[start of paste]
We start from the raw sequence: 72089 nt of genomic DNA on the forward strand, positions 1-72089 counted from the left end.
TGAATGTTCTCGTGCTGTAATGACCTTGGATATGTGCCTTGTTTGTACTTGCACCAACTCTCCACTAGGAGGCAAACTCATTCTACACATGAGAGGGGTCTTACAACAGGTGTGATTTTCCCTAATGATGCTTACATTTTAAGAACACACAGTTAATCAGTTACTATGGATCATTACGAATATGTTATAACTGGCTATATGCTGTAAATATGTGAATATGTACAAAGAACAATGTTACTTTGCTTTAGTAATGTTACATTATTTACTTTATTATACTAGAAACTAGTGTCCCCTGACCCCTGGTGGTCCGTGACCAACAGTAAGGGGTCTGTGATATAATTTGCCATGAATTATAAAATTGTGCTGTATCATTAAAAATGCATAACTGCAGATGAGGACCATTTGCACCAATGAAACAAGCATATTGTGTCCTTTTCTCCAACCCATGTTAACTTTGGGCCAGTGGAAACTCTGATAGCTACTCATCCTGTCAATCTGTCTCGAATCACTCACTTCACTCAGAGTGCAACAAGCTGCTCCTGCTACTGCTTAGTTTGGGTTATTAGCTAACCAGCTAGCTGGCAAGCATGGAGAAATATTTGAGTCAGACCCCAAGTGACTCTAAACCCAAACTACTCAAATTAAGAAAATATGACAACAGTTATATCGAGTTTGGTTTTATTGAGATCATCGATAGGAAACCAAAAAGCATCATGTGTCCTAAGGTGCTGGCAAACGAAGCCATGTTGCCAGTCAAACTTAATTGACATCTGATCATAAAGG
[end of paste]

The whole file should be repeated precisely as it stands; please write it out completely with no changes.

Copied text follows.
We start from the raw sequence: 72089 nt of genomic DNA on the forward strand, positions 1-72089 counted from the left end.
TGAATGTTCTCGTGCTGTAATGACCTTGGATATGTGCCTTGTTTGTACTTGCACCAACTCTCCACTAGGAGGCAAACTCATTCTACACATGAGAGGGGTCTTACAACAGGTGTGATTTTCCCTAATGATGCTTACATTTTAAGAACACACAGTTAATCAGTTACTATGGATCATTACGAATATGTTATAACTGGCTATATGCTGTAAATATGTGAATATGTACAAAGAACAATGTTACTTTGCTTTAGTAATGTTACATTATTTACTTTATTATACTAGAAACTAGTGTCCCCTGACCCCTGGTGGTCCGTGACCAACAGTAAGGGGTCTGTGATATAATTTGCCATGAATTATAAAATTGTGCTGTATCATTAAAAATGCATAACTGCAGATGAGGACCATTTGCACCAATGAAACAAGCATATTGTGTCCTTTTCTCCAACCCATGTTAACTTTGGGCCAGTGGAAACTCTGATAGCTACTCATCCTGTCAATCTGTCTCGAATCACTCACTTCACTCAGAGTGCAACAAGCTGCTCCTGCTACTGCTTAGTTTGGGTTATTAGCTAACCAGCTAGCTGGCAAGCATGGAGAAATATTTGAGTCAGACCCCAAGTGACTCTAAACCCAAACTACTCAAATTAAGAAAATATGACAACAGTTATATCGAGTTTGGTTTTATTGAGATCATCGATAGGAAACCAAAAAGCATCATGTGTCCTAAGGTGCTGGCAAACGAAGCCATGTTGCCAGTCAAACTTAATTGACATCTGATCATAAAGG